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got off, the station chief in rome got immunity, not the station chief in milan? why is that. could more of these american defendants have been given immunity? turns out to be a good question. he doesn't get immunity, he gets convicted. he gets nine years. all of them are in the wind, poof. italy wants them, but they don't have them. and then a few weeks ago out of nowhere, robert suldan lady turns up, he gets arrested while trying to cross the border in panama. it's crazy, probably the only place in the world that he can be sure is not going to extradite him back to italy is in the united states. the u.s. government is who he was working for, whose policies he was carrying out when he was doing the thing that got him arrested and tried and convicted. why is he not in the united states? and instead, he's in central america trying to cross borders?
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and what is panama going to do now that they got him. italy says they're psyched to have found him, psyched to have gotten him back. is panama really going to send him to the italians to go to prison after all these years? will he be the one person in the world to serve prison time for this u.s. government policy of extraordinary rendition? what's going to happen? it's fascinating, right? how does it resolve? dude disappears again, after getting arrested in panama. he disappears again. and it's not that he geared because he's about to turn up in italy. >> i have a couple. >> there's a report that robert lady who was in panama, being detained, that he's on a plane bound for the united states. is -- do you know what his status is, and can you tell us what his situation is? >> it's my understanding that he is in fact enroute or back in the united states. beyond that, i have no further details. >> do you know when he left? >> i don't have any further
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details. >> either enroute or back in the united states. they don't know? today katherine asked about it again. >> robert lady and his whereabouts and any contact you've had with the italians on this case? >> well, i know that a couple weeks ago, my colleague marie mentioned that he was en route back to the united states, and he was -- and obviously returned, he's a private citizen, we don't track his movements. beyond that, i don't have any update. >> any contact between the u.s. and the italians in this case. >> i don't have any update on that either. >> i don't have any update beyond what i just shared on him. he's a private citizen. he's returned to the united states. >> he's a private citizen, he returned to the united states, and beyond that, nothing, ed that nada, zip. the trail goes cold, gone again. this guy who naturally we do not even have a real picture of,
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this former cia spy has disappeared yet again. he's still a wanted man in italy, as are the 22 other americans, or at least the 22 other american names convicted alongside him. even though he has now disappeared again, reportedly somewhere in the united states, we're not getting any explanation. now one of his colleagues in the cia who was convicted alongside him has come forward to tell her side of the story. her name is sabrina, she was also convicted in that italian court. she says that she and the other americans convicted in absentia in 2009 did not cook up this abu omar plan on their own. another cia in italy, the one who got immunity at that trial. the rome station chief, he was the u.s. official who was hell bent on that. misled their bosses that he was back in d.c. the rest of them, she says, officers like her were thrown under the bus.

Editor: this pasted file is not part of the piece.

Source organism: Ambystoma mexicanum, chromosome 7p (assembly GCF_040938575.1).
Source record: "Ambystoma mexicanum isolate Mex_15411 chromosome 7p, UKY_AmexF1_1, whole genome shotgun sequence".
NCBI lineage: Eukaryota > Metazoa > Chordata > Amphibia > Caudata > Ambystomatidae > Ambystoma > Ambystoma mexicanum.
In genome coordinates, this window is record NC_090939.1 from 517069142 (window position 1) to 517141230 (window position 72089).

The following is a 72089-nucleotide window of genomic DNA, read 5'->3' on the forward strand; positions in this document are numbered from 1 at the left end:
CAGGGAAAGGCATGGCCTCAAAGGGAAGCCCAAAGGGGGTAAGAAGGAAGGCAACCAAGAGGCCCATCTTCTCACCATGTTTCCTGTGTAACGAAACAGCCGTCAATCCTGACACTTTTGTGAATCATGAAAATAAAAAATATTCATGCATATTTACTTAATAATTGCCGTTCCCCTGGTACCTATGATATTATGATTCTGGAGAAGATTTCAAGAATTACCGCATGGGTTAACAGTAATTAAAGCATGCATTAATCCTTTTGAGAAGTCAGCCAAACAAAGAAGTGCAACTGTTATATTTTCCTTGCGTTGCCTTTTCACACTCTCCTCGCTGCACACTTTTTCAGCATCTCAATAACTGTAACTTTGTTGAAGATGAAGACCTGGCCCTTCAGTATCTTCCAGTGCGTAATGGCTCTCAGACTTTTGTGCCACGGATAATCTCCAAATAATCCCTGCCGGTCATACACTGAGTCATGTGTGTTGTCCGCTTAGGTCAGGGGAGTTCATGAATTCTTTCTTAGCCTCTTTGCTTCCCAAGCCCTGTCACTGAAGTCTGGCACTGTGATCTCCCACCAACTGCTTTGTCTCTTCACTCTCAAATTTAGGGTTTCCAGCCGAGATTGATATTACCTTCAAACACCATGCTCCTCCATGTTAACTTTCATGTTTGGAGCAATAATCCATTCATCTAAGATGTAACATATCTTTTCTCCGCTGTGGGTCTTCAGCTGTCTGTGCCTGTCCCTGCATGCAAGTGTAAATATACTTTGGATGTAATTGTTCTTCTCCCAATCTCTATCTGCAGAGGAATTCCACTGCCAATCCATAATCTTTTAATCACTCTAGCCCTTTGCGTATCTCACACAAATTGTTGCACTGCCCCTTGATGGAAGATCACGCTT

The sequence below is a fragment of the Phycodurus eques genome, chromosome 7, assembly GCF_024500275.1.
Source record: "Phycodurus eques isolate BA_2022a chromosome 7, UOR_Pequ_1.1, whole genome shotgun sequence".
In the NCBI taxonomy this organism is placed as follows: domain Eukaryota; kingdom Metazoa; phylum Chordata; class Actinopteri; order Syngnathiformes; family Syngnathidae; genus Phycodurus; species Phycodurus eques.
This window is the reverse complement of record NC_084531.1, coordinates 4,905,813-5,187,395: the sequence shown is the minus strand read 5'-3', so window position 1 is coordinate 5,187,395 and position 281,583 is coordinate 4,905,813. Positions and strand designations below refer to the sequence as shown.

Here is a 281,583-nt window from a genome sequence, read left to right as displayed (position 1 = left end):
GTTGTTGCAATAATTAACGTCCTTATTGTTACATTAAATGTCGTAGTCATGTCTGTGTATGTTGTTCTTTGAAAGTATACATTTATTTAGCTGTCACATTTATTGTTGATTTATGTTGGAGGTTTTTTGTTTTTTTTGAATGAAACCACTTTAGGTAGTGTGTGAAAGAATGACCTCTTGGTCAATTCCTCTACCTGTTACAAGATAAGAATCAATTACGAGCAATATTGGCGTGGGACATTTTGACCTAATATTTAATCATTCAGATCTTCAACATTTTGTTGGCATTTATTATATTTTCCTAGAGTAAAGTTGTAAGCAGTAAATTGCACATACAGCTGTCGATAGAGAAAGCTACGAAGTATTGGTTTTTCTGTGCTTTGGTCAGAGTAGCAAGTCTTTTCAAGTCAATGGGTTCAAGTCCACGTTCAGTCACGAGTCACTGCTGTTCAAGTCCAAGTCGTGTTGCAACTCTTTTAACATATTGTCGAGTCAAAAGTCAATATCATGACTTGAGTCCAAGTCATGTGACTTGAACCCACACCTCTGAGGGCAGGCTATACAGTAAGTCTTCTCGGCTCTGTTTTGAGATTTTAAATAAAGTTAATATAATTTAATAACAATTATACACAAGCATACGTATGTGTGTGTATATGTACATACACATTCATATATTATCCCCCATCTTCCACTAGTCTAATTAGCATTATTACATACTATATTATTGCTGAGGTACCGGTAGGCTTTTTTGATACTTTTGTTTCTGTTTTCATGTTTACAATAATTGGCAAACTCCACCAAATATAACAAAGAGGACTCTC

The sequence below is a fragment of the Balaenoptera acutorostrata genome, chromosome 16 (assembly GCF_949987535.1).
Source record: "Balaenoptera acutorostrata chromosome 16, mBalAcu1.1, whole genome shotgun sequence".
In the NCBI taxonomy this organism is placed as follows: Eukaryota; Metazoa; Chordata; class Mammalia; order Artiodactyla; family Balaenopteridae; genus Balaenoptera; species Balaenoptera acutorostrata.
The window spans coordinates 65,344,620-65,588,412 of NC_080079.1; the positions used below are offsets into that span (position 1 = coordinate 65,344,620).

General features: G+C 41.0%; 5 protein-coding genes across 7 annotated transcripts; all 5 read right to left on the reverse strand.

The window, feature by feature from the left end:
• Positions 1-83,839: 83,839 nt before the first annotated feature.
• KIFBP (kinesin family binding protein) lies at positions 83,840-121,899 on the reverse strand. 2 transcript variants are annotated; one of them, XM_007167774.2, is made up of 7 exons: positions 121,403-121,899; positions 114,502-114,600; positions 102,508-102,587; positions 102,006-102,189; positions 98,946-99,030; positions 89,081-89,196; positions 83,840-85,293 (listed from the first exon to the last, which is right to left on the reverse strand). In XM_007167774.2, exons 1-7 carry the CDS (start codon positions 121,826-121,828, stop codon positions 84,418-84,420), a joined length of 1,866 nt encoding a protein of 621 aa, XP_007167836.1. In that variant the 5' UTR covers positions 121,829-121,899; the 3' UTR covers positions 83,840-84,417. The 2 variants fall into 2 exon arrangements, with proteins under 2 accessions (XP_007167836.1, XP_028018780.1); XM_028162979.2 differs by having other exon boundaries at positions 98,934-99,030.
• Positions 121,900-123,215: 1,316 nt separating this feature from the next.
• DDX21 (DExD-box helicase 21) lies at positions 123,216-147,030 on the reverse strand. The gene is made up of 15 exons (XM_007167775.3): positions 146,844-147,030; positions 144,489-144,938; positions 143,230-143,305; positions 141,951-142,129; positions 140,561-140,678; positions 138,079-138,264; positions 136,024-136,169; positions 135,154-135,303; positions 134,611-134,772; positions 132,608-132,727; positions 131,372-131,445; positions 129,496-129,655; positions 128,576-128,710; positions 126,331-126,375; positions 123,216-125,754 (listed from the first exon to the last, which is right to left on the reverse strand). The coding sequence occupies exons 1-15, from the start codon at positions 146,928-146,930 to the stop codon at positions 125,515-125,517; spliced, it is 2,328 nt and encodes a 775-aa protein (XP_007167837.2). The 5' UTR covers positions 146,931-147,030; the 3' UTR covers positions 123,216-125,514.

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left out in the cold by their own government. we asked the cia for comment tonight about the accusations from this former officer. cia naturally is not talking. but sabrina desousa is talking and she joins us for the interview straight ahead. hero: if you had a chance to go anywhere in the world, but you had to leave right now, would you go? man: 'oh i can't go tonight' woman: 'i can't.' hero : that's what expedia asked me. host: book the flight but you have to go right now. hero: (laughs) and i just go? this is for real right? this is for real? i always said one day i'd go to china, just never thought it'd be today. anncr: we're giving away a trip every day. download the expedia app and your next trip could be on us. expedia, find yours. [ beeping ] ♪
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in 2009 in italy, 23 americans were convicted of kidnapping. an egyptian cleric had been pulled off the streets. they were sentenced to four or nine years in prison. they were convicted in absentia. most of the names of those on the list may have been aliases, since these were operatives, and in some cases working under cover. of the very few named officers in the case he faces six years in an italian prison if italy can find him in the world and bring him back. a few weeks ago he surfaced for the first time in years. since then he's disappeared again. panama did not send him back to italy. last they knew. he had flown back to the u.s. and now who knows. another officer on the hook is this woman. she denied working for the cia, and denied any involvement in the rendition of the cleric off that milan street. now, sabrina says the cia officer who planned the kidnapping was sent to egypt.